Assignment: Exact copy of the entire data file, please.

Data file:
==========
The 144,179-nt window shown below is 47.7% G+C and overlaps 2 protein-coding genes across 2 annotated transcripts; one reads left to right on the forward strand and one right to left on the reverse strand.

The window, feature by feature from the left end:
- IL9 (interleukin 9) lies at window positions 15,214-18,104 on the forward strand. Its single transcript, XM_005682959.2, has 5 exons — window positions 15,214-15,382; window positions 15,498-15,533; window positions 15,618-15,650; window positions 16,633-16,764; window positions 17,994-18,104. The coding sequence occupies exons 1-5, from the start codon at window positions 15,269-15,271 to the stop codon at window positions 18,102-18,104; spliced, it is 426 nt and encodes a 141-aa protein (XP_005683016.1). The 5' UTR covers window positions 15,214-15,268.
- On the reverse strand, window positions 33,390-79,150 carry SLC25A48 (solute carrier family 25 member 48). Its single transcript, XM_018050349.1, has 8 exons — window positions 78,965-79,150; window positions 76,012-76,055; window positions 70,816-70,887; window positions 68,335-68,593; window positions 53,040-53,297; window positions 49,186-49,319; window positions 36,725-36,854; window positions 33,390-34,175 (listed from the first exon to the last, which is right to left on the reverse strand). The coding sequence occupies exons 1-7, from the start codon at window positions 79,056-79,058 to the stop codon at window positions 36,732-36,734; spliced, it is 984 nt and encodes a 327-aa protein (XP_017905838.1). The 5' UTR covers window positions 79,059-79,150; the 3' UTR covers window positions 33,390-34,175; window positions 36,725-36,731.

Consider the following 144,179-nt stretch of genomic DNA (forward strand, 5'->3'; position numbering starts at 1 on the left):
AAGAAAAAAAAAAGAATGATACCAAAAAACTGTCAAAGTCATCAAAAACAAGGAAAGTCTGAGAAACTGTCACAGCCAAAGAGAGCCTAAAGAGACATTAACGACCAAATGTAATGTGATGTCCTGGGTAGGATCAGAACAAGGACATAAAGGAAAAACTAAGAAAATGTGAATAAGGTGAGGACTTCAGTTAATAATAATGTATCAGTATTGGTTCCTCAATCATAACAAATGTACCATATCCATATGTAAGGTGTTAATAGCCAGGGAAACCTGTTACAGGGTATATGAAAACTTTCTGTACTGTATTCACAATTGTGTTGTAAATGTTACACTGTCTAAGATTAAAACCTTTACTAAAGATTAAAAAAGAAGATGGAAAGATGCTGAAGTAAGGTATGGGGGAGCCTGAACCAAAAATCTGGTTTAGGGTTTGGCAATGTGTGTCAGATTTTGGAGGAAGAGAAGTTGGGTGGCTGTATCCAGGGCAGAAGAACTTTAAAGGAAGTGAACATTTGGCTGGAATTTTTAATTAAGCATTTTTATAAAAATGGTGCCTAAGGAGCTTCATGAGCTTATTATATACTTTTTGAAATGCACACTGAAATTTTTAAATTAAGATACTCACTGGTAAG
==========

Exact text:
The 144,179-nt window shown below is 47.7% G+C and overlaps 2 protein-coding genes across 2 annotated transcripts; one reads left to right on the forward strand and one right to left on the reverse strand.

The window, feature by feature from the left end:
- IL9 (interleukin 9) lies at window positions 15,214-18,104 on the forward strand. Its single transcript, XM_005682959.2, has 5 exons — window positions 15,214-15,382; window positions 15,498-15,533; window positions 15,618-15,650; window positions 16,633-16,764; window positions 17,994-18,104. The coding sequence occupies exons 1-5, from the start codon at window positions 15,269-15,271 to the stop codon at window positions 18,102-18,104; spliced, it is 426 nt and encodes a 141-aa protein (XP_005683016.1). The 5' UTR covers window positions 15,214-15,268.
- On the reverse strand, window positions 33,390-79,150 carry SLC25A48 (solute carrier family 25 member 48). Its single transcript, XM_018050349.1, has 8 exons — window positions 78,965-79,150; window positions 76,012-76,055; window positions 70,816-70,887; window positions 68,335-68,593; window positions 53,040-53,297; window positions 49,186-49,319; window positions 36,725-36,854; window positions 33,390-34,175 (listed from the first exon to the last, which is right to left on the reverse strand). The coding sequence occupies exons 1-7, from the start codon at window positions 79,056-79,058 to the stop codon at window positions 36,732-36,734; spliced, it is 984 nt and encodes a 327-aa protein (XP_017905838.1). The 5' UTR covers window positions 79,059-79,150; the 3' UTR covers window positions 33,390-34,175; window positions 36,725-36,731.

Consider the following 144,179-nt stretch of genomic DNA (forward strand, 5'->3'; position numbering starts at 1 on the left):
AAGAAAAAAAAAAGAATGATACCAAAAAACTGTCAAAGTCATCAAAAACAAGGAAAGTCTGAGAAACTGTCACAGCCAAAGAGAGCCTAAAGAGACATTAACGACCAAATGTAATGTGATGTCCTGGGTAGGATCAGAACAAGGACATAAAGGAAAAACTAAGAAAATGTGAATAAGGTGAGGACTTCAGTTAATAATAATGTATCAGTATTGGTTCCTCAATCATAACAAATGTACCATATCCATATGTAAGGTGTTAATAGCCAGGGAAACCTGTTACAGGGTATATGAAAACTTTCTGTACTGTATTCACAATTGTGTTGTAAATGTTACACTGTCTAAGATTAAAACCTTTACTAAAGATTAAAAAAGAAGATGGAAAGATGCTGAAGTAAGGTATGGGGGAGCCTGAACCAAAAATCTGGTTTAGGGTTTGGCAATGTGTGTCAGATTTTGGAGGAAGAGAAGTTGGGTGGCTGTATCCAGGGCAGAAGAACTTTAAAGGAAGTGAACATTTGGCTGGAATTTTTAATTAAGCATTTTTATAAAAATGGTGCCTAAGGAGCTTCATGAGCTTATTATATACTTTTTGAAATGCACACTGAAATTTTTAAATTAAGATACTCACTGGTAAG